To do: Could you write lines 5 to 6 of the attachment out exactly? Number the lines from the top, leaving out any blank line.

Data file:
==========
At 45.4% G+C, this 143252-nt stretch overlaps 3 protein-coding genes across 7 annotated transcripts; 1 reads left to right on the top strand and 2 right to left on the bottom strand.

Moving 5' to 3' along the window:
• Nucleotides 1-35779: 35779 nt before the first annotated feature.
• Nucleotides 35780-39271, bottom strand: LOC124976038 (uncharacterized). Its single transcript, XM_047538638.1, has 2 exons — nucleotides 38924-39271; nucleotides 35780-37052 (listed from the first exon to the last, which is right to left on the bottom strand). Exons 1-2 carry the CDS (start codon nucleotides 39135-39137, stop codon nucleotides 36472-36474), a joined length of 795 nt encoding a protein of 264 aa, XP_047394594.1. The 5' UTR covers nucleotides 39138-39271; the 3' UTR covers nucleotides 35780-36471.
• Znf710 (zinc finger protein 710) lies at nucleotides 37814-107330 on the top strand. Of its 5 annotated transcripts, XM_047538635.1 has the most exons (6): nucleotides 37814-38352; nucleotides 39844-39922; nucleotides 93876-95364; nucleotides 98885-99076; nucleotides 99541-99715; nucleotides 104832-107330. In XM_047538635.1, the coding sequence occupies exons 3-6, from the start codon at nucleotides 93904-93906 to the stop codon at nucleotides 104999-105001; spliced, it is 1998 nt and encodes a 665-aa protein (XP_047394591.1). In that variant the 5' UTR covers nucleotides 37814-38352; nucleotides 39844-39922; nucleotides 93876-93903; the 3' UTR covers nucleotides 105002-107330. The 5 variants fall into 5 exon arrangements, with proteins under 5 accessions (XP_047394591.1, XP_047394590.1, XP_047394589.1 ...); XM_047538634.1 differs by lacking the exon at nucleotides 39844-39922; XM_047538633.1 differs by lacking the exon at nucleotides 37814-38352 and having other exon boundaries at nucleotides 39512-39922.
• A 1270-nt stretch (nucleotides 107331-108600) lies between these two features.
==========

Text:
• Znf710 (zinc finger protein 710) lies at nucleotides 37814-107330 on the top strand. Of its 5 annotated transcripts, XM_047538635.1 has the most exons (6): nucleotides 37814-38352; nucleotides 39844-39922; nucleotides 93876-95364; nucleotides 98885-99076; nucleotides 99541-99715; nucleotides 104832-107330. In XM_047538635.1, the coding sequence occupies exons 3-6, from the start codon at nucleotides 93904-93906 to the stop codon at nucleotides 104999-105001; spliced, it is 1998 nt and encodes a 665-aa protein (XP_047394591.1). In that variant the 5' UTR covers nucleotides 37814-38352; nucleotides 39844-39922; nucleotides 93876-93903; the 3' UTR covers nucleotides 105002-107330. The 5 variants fall into 5 exon arrangements, with proteins under 5 accessions (XP_047394591.1, XP_047394590.1, XP_047394589.1 ...); XM_047538634.1 differs by lacking the exon at nucleotides 39844-39922; XM_047538633.1 differs by lacking the exon at nucleotides 37814-38352 and having other exon boundaries at nucleotides 39512-39922.
• A 1270-nt stretch (nucleotides 107331-108600) lies between these two features.